Monday, August 26, 2013

New England Reflections (Cont.): The Platypus Travels Part XXXVIII

The Green.  At the heart of any New England village was the "common" or "village green."  Flanking the green would be a Congregational church at one end and an Episcopal church at the other.  Then there would be a burial ground and the most important homes and buildings.  This is my green, or simply The Green.  We drove past this little patch of grass multiple times each day.  I still don't know why it has a statue of an amazon smiting a lion, but I don't have to.  Humans lived for millennia without knowing why the sun rose.  Finding out would only add to the wonder.
 The Congregational church, right where it should be.  My apologies for the power lines.  There are still places in the U.S. where modernity is tacked on as an afterthought.
The Episcopal church sporting its new dome.  The original was gray from a fire that started when the sexton decided to shoot pigeons off the roof and his rifle wadding ignited cupola.
 And the burial ground.
 A fit place for a ghost to go and a place where I felt at home.  We're both waiting for the eschaton.
 A reminder that child mortality was high even among the wealthy a little more than a century ago.
Two of the older stones in the cemetery.  The Beardslies are still on their farm.
Graveyards are gardens, and like gardens they all have their little treasures.  I never thought to find this little bit of masonic opulence.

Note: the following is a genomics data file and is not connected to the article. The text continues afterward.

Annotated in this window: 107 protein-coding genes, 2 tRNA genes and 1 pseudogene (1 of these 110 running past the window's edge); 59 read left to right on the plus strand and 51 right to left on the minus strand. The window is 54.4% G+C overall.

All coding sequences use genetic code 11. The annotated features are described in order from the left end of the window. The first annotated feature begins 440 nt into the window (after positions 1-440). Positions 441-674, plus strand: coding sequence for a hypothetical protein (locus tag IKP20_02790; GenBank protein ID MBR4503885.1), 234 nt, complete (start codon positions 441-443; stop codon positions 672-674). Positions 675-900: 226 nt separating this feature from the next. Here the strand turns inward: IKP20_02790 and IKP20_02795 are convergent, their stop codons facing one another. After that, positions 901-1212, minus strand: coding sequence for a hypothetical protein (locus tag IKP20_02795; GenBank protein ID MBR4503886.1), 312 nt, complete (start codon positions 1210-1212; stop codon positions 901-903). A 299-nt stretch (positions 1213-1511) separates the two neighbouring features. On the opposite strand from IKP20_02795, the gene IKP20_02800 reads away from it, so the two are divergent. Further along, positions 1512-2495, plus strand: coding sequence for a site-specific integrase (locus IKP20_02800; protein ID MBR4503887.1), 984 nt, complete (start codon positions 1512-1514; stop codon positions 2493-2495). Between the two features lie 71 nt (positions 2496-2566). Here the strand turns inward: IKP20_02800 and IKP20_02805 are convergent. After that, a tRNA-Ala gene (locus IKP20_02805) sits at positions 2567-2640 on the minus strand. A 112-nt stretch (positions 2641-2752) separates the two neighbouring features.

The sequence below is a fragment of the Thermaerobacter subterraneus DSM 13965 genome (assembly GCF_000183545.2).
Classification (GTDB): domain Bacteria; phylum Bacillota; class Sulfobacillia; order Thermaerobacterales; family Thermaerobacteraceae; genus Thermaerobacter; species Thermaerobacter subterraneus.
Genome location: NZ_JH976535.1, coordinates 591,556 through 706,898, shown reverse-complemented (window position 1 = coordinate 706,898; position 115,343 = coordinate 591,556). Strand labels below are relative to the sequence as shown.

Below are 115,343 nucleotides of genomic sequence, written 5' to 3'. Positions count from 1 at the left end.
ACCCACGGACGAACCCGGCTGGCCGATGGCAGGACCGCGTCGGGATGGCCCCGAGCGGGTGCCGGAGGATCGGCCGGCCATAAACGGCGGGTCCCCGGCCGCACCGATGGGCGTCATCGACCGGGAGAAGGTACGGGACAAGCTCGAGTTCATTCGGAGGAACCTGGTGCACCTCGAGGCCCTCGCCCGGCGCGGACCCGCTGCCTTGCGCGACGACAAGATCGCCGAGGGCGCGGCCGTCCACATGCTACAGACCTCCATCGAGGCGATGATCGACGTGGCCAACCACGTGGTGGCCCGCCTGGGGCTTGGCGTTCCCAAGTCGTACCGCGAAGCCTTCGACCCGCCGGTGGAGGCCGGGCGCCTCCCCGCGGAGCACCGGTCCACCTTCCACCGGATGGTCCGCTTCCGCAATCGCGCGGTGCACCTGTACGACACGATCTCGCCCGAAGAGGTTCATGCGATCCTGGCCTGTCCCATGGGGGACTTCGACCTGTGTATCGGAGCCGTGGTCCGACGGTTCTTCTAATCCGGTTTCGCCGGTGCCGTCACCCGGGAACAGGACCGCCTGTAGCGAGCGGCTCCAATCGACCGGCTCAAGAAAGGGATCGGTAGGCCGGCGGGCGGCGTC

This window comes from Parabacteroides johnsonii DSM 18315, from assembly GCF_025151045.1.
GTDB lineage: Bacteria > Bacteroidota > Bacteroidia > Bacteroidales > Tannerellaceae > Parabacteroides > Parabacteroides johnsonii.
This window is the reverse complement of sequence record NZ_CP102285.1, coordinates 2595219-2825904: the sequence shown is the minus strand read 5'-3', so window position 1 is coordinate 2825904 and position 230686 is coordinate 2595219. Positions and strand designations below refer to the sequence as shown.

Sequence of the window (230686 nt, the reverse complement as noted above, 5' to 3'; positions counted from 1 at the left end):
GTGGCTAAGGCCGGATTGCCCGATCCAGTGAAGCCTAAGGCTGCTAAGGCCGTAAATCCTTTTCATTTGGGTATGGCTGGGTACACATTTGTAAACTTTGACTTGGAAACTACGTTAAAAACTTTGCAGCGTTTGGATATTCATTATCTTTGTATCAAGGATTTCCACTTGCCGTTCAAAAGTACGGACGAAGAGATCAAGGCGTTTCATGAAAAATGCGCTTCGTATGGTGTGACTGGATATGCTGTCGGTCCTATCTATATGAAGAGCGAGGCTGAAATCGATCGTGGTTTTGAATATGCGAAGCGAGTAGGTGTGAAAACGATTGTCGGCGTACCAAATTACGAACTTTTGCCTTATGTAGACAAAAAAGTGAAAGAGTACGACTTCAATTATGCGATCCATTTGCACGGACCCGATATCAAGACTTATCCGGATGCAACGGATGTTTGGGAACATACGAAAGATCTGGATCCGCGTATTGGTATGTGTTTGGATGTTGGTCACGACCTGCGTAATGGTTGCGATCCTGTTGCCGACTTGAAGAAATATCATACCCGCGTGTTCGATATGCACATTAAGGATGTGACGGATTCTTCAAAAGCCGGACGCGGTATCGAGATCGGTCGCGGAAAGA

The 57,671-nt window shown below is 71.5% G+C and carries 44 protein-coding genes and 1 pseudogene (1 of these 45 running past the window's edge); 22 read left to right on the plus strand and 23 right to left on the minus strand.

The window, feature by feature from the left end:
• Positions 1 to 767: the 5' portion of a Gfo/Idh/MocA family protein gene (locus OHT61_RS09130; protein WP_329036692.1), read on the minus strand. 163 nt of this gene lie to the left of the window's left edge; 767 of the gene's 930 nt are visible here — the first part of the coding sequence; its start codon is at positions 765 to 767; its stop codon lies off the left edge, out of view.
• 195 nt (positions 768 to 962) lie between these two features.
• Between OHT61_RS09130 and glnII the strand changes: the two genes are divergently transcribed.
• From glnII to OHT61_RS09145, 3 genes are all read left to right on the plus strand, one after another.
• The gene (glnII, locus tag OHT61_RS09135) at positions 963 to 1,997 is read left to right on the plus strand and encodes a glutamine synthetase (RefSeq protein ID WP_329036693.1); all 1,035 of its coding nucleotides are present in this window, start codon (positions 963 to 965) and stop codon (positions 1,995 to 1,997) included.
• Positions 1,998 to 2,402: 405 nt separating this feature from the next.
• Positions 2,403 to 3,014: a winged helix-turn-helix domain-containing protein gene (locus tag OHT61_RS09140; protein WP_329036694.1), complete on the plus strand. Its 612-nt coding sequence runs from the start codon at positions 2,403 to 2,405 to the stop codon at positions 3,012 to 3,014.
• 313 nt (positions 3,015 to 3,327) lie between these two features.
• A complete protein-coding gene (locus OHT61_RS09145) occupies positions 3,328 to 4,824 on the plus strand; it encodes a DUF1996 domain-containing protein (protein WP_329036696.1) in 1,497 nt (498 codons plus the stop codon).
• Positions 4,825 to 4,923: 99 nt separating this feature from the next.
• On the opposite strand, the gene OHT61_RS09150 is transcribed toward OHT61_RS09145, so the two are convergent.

I walked among the graves at night,
Disconsolate
And felt them all about me,
Strangers, friends
And the somber father laid
His arm about my shoulder
And the weak maid placed a
Hand upon my arm
About my legs, a cloud of
Little fingers pressed
And all whispered:

Courage sir!  For today we light a fire that will not soon be put out.

And all their faces were:

Burning, burning, burning.
God help me, I cannot burn!

2 comments:

Gabe Moothart said...

I'm really enjoying getting to see you revisit your childhood, Jim.

With a few exceptions I didn't really latch on to the place where I grew up (I remember your frustration at Biola that no one would defend California against Connecticut :-), but I have a really strong connection to Grandma's House. I think the closest thing for me to your wandering in Connecticut would be wandering around Toledo, OR. where she lived.

I am not quite sure why that is, but Toledo is certainly more interesting and explorable than Socal.

James said...

Hey Gabe,

Glad you like it (and that's it's not annoying). I live in a place with lots of state pride now, so maybe that makes up for all the SoCal "chill." I haven't been up to the Pacific Northwest, but I hear that Oregon is beautiful. It was recently voted one of the more under-appreciated states in the Union.

If you ever figure out that why, let me know. SoCal is still foreign to me, but it's a place that's well worth thinking about.